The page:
With remote working here to stay, is the gig economy trend slowly giving way to a fledgling ‘Expert Economy’?
If there’s anything the latest corona vaccine developments have emphasized, it’s the elaborate and exhaustive steps involved in bringing a research-based product to market. The discovery and formulation might be tedious in itself, but it’s the post-developmental procedures where expert assistance is absolutely indispensable. Right from running pre-clinical trials, conducting market research and providing expertise on regulatory practices, there’s diverse areas where companies can come unstuck without due diligence and professional counsel.
With topics like climate change and sustainability being widely discussed and debated, innovative products built around the USP of eco-friendly value are on the verge of experiencing a rapid market boom. Technological advancements in myriad other domains are just as exponential, highlighting the growing need for companies to connect with relevant industry experts quickly and efficiently.
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A Fragmented Ecosystem
However, here’s where the disconnect between supply and demand is evident. Whilst a massive amount of research in the form of studies and surveys are constantly being conducted and documented across universities and labs, only a small portion of them gain visibility, and transition to becoming a business case, ultimately providing value to a wider community.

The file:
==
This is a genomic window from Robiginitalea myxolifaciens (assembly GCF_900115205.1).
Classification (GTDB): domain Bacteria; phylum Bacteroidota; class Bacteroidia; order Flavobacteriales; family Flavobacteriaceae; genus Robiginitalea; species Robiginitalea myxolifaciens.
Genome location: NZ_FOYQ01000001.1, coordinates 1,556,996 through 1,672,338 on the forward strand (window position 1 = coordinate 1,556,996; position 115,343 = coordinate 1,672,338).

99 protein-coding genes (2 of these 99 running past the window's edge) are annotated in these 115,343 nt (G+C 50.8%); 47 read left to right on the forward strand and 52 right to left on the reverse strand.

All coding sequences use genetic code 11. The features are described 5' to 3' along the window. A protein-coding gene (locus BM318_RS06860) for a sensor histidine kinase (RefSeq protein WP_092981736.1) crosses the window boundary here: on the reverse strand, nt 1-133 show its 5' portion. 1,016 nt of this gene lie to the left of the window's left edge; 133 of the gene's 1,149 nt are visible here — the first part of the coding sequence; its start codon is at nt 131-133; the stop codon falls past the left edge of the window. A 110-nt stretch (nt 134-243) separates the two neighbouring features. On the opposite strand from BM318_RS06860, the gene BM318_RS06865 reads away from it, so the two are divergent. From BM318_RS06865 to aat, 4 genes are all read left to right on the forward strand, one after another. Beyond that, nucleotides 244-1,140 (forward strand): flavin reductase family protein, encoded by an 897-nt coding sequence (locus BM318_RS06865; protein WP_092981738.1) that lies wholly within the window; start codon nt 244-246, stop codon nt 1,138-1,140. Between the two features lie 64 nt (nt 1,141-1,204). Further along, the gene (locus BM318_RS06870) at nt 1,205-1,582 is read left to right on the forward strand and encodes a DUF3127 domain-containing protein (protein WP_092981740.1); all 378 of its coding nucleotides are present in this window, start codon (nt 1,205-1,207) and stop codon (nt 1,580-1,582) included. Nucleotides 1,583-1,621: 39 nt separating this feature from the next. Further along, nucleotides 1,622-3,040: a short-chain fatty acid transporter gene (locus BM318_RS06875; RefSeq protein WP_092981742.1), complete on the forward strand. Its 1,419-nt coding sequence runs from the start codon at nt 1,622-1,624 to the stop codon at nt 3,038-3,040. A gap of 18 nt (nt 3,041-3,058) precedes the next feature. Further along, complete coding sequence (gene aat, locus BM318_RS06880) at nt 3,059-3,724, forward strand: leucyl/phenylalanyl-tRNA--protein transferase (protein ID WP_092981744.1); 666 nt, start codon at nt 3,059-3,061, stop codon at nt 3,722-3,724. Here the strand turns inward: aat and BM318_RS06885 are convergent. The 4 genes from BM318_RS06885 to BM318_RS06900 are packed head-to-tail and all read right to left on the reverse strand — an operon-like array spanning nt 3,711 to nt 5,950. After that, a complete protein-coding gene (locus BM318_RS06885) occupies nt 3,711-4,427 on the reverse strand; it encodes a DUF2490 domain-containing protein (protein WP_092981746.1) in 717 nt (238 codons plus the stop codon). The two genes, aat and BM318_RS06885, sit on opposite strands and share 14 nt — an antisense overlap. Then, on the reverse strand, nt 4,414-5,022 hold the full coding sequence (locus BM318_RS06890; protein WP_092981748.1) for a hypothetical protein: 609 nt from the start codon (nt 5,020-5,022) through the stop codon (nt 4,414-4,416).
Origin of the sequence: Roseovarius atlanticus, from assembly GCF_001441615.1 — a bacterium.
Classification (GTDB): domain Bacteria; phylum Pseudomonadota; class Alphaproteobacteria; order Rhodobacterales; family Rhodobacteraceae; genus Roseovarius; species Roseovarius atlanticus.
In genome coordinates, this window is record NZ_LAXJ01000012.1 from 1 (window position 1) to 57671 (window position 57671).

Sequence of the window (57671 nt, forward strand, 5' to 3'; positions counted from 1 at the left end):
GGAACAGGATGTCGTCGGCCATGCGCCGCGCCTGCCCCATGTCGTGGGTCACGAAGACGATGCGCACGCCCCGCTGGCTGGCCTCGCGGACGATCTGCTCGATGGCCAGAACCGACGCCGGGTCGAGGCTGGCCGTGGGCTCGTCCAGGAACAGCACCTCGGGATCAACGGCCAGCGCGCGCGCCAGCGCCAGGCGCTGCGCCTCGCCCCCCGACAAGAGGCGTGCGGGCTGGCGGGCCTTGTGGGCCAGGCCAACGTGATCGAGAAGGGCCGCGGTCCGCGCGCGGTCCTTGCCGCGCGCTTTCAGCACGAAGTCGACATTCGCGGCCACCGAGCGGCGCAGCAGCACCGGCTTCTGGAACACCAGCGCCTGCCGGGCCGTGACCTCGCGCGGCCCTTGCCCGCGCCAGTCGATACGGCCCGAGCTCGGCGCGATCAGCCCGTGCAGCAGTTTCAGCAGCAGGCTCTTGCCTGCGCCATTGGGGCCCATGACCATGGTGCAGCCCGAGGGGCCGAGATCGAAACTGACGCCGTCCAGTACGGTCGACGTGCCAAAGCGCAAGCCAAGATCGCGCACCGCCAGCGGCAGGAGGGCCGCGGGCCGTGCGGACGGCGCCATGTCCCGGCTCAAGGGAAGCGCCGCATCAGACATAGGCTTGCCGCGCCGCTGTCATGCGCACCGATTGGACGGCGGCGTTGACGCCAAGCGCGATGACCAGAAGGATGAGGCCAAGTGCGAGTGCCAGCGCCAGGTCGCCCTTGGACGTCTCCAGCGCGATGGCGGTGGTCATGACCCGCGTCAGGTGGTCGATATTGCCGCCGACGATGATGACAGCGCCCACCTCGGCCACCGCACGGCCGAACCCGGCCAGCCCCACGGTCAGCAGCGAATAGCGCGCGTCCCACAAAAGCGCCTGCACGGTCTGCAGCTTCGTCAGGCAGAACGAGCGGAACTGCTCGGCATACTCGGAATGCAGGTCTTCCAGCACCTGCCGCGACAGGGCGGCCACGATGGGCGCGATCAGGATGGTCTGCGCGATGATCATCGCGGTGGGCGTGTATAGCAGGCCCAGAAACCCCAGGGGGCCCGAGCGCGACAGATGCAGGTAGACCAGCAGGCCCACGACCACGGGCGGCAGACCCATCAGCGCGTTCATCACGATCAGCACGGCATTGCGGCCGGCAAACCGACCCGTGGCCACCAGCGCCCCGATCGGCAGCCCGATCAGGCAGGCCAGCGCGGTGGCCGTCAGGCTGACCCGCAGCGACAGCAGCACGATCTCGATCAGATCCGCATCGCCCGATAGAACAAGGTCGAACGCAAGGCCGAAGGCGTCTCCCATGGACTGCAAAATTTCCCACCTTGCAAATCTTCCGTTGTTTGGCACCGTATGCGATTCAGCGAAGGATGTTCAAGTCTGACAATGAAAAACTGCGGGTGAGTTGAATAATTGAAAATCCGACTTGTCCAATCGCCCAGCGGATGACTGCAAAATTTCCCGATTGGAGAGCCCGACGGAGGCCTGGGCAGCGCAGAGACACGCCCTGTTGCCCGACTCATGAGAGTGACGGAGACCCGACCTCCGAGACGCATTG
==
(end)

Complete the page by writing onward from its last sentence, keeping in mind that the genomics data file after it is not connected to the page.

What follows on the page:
Businesses still resort to traditional avenues of recruitment when it comes to hiring research and academic experts – sounding out universities in the vicinity, referring to LinkedIn or simply reaching out within existing networks.
This severely cripples the recruitment process in more ways than one,
- Limits the scope of applicants from which the companies make the final hire, resulting in them potentially losing out on more relevant options
- Intricacies of the hiring process, such as paperwork and onboarding, are likely to pose further challenges in kickstarting the actual project.
- Lack of time or budget might even prompt smaller companies to look for solutions in-house, leading to inadequate results or delays in meeting market deadlines
So, how exactly can businesses eliminate these inefficiencies, and hire experts quickly? Well, the remote working model brought about by the pandemic might have inadvertently provided an optimum solution.
Gig Economy Trends: Transition to Remote Working
The good news for small businesses is this – The pandemic has opened up a whole new sphere of qualified experts who are looking to re-invent themselves as ‘available on-demand’.